I recently reached an important milestone…my 25th heart transplant anniversary! In celebration of my recent anniversary, and to recognize National Organ and Tissue Donor Awareness Week (April 20-27, 2014), I would like to share my story.
When I was born with a complex congenital heart defect in the late seventies, my mother was told that I would not survive past early infancy and that she should prepare herself for the worst. However, after several weeks of intense medical attention at the Janeway Children’s Health and Rehabilitation Centre, I was able to return home in a fairly healthy and active condition.
Over the years I would visit the Janeway for checkups as needed, but that was the only medical care required to keep me healthy enough to enjoy a rather normal childhood… that is until I turned nine years old.
At nine years old, my cardiac function declined to the point where I required my first heart surgery. A shunt was placed from my heart to my lungs in an attempt to maximize the amount of oxygenated blood in my body, as well as to lighten the load on my failing heart muscle.
It was shortly after this time that my cardiac surgeon presented the idea of a heart transplant to my family. He explained that the transplant program at the London Health Sciences Centre in Ontario was having great success with heart transplants and that this may be my best chance of surviving.
Full of skepticism and fear, my young parents and I visited the London Health Sciences Centre for a transplant assessment in the winter of 1988. By spring, we were told that my condition had deteriorated to the point where a transplant was my only hope. That June, I was placed on the transplant wait list and given a pager to notify my family when a donor heart became available.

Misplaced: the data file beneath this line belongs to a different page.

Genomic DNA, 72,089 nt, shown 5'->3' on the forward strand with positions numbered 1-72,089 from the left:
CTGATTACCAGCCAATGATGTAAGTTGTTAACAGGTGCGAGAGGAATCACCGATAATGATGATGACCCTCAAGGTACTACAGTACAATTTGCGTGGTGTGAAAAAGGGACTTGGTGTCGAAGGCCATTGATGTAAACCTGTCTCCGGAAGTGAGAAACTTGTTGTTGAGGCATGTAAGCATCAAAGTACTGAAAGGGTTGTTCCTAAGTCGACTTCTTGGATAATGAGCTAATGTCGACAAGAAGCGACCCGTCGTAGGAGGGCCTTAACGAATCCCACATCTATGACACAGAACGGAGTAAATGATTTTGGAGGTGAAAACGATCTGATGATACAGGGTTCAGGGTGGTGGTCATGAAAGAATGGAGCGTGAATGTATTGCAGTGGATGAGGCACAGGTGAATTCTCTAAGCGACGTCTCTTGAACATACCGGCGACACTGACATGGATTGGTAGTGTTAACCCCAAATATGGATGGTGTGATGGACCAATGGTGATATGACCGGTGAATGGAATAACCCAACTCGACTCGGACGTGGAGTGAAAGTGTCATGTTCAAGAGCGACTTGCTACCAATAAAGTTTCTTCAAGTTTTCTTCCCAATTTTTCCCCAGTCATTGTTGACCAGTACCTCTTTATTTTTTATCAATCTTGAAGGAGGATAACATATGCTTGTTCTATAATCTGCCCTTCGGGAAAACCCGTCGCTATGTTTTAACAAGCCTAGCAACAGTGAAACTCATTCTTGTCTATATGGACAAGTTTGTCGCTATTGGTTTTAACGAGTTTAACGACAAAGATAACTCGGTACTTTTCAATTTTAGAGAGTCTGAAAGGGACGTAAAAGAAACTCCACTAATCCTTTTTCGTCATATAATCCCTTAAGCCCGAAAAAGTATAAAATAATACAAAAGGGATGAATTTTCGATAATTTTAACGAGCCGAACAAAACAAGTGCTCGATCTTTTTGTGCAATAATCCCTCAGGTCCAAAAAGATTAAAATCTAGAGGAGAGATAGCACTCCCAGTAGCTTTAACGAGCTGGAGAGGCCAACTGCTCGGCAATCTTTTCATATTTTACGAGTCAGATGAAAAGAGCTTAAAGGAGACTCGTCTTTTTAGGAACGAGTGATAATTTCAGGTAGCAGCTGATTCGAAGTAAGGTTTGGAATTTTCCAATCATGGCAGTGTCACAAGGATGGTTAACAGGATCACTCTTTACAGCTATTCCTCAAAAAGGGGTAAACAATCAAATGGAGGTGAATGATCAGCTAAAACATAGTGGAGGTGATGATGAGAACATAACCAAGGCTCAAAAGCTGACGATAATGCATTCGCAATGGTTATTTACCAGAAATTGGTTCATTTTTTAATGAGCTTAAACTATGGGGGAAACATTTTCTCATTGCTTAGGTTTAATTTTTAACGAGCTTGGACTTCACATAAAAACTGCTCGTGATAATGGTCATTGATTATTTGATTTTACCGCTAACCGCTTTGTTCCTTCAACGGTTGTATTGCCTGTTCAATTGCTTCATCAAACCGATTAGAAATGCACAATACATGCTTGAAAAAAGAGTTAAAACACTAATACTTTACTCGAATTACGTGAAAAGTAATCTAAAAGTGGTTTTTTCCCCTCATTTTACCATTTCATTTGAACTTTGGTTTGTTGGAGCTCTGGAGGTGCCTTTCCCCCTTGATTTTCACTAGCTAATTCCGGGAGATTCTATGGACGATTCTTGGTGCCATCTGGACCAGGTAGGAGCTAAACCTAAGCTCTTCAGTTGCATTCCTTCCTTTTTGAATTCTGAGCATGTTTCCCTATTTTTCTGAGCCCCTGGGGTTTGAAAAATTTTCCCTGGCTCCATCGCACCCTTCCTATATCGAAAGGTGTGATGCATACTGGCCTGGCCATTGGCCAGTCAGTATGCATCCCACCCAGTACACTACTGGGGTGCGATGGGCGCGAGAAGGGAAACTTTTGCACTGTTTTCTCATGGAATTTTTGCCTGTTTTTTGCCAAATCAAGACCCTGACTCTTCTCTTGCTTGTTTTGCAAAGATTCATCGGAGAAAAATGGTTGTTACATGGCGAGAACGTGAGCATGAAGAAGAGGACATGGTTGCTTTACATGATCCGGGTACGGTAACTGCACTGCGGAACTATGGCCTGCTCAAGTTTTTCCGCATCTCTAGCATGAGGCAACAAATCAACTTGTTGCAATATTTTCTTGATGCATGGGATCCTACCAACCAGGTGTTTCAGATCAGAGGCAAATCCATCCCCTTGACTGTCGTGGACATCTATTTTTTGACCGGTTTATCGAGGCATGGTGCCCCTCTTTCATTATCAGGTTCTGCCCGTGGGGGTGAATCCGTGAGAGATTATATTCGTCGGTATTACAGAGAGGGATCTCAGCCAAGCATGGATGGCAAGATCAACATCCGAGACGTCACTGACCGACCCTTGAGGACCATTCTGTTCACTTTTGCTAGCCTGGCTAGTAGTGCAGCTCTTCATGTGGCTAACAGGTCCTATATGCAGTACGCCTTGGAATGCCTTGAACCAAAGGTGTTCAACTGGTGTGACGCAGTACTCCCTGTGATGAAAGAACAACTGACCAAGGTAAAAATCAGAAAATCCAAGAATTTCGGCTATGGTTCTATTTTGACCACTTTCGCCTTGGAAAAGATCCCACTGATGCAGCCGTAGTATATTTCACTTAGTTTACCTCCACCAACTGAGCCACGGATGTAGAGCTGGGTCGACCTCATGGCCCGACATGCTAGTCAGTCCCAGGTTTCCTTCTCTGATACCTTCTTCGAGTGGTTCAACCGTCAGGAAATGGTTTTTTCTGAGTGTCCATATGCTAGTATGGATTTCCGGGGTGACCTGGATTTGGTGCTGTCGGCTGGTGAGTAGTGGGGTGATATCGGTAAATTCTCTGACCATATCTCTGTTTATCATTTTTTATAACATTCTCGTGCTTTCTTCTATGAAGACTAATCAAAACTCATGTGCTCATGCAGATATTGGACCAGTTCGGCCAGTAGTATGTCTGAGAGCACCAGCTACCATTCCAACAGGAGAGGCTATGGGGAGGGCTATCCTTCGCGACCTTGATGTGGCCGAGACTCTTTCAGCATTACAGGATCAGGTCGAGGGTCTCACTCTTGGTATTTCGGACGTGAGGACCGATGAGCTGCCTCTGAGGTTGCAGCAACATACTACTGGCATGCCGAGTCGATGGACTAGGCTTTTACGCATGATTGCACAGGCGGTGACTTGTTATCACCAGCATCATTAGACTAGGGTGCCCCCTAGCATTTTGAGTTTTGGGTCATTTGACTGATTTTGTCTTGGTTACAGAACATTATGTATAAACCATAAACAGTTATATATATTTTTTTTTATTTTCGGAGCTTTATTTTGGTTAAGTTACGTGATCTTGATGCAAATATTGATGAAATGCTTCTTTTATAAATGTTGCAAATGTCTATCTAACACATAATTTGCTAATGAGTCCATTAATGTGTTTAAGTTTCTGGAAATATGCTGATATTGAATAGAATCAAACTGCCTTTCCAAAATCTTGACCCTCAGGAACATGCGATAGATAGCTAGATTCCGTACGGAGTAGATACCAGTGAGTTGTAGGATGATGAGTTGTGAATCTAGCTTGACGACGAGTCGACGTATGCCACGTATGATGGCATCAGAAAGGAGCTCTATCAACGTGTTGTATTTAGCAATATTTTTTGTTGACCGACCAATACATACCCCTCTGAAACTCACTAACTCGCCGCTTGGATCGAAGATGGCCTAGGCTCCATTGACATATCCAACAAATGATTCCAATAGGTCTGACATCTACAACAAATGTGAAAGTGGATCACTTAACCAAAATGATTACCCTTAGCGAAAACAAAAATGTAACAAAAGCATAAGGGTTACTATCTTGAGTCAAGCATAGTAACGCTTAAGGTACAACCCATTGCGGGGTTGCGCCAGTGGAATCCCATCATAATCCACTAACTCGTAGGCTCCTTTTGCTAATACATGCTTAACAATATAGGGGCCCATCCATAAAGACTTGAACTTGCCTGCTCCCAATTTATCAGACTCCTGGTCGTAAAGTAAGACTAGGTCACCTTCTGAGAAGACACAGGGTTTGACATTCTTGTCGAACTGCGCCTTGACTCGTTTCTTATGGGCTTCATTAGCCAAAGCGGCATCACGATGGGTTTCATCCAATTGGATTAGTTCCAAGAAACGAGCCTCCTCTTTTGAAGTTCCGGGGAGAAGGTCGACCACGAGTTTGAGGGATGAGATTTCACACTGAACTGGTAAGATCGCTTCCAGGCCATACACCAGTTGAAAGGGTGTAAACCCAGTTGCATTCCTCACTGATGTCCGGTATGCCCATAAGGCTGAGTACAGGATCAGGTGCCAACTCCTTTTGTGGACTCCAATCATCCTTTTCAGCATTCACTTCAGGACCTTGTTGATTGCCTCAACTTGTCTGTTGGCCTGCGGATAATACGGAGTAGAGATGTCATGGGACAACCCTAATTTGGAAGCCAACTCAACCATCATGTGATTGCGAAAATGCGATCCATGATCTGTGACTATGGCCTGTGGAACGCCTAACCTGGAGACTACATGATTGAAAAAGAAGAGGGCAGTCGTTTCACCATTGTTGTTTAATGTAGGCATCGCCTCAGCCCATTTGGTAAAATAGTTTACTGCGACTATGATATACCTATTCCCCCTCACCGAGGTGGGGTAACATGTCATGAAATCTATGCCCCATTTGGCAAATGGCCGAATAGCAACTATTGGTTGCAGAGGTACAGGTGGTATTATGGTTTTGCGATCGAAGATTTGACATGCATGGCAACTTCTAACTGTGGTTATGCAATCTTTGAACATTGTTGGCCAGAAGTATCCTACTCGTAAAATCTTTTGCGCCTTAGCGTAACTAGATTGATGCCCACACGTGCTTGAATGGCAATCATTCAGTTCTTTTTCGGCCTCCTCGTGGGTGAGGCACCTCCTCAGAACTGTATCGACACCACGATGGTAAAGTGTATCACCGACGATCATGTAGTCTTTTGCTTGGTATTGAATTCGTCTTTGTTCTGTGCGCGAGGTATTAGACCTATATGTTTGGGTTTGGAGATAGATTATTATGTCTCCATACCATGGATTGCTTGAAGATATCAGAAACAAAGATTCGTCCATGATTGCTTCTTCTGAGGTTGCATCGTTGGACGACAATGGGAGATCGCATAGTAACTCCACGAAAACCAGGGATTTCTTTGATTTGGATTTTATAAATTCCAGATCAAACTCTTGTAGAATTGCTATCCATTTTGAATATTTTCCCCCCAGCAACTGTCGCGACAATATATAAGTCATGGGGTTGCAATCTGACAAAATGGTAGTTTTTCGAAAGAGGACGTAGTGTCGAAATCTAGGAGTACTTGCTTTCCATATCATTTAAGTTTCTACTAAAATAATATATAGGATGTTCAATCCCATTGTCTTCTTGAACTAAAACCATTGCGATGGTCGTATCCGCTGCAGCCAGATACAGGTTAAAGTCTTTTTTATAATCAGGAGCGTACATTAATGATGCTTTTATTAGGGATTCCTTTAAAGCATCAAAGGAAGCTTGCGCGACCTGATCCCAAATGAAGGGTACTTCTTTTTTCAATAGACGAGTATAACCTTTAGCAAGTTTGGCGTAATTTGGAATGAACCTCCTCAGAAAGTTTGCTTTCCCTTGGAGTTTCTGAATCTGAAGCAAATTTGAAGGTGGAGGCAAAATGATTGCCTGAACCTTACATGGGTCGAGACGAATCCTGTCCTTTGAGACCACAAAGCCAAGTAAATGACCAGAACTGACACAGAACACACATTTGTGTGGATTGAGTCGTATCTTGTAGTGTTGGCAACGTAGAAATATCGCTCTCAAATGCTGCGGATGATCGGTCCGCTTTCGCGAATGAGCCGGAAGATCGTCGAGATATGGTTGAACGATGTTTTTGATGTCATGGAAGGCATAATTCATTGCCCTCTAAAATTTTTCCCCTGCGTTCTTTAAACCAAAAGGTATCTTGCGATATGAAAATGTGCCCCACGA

I waited four months. However, four months to an eleven-year-old in a strange city, full of doctors, in a big hospital seemed like an eternity.
The burden was also felt by my family as my mother and I were alone in Ontario while my father had returned to Newfoundland and Labrador to continue working.
Near midnight on October 15, 1988, the day before my father’s birthday, I received the call that a heart had become available. I was terrified and excited at the same time. It meant that I would have another dreadful surgery but also that I would soon return home to the family and friends that I missed so dearly. Thanks to my youth, I never once thought about the possibility of not surviving.
The transplant surgery lasted about six hours and, by all reports, had gone very well. My mother recalls the surgeon telling her that my new heart had started beating as soon as they put it in my chest. Many sighs of relief were given by my family and community.
Being so young, I hardly knew the magnitude of the gift of life that I had just received. My thoughts were focused on getting back to school and playing with friends. But over the years, especially on my transplant anniversary, I have taken time to reflect on my experience and the wonderful gift that my donor and his or her family gave me.
It goes without saying that such an enormous gift will always give me faith in humanity and the power of compassion, even in the most tragic times. The fact that this donor’s family found the strength and kindness to save other lives in the midst of saying good-bye to their loved one is one of life’s true beauties.
I am happy to say that in the 25 years following my transplant I have achieved many blessings thanks to the second chance I was given…
Shortly after returning home to Newfoundland my baby brother was born. He has often been thought of, in my mind, as my reward for going through major surgery.
I graduated from high school and completed a university degree.
I got married wearing a dress made by my pediatric cardiac surgeon’s wife (both of whom, along with my cardiologist and family doctor, attended our wedding).
I also completed a diploma in respiratory therapy and have been working with patients of my own for the past 10 years!
While working in critical care in Halifax, I have had the opportunity to see the gift of transplantation from the point of view of the donor, recipient and health care team.
My personal and professional experiences have shown me how a family’s heartache can be eased, even just a little, by the thought that their loved one would live on and give life to others.
If you have not already done so, take the time to discuss your wishes about organ donation with your family and support organ donation by signing your own donor card. ■
The only gift is a portion of thyself.”
– Ralph Waldo Emerson
Special to StoryLine: Crystal Prowse, recipient and advocate for organ and tissue donation.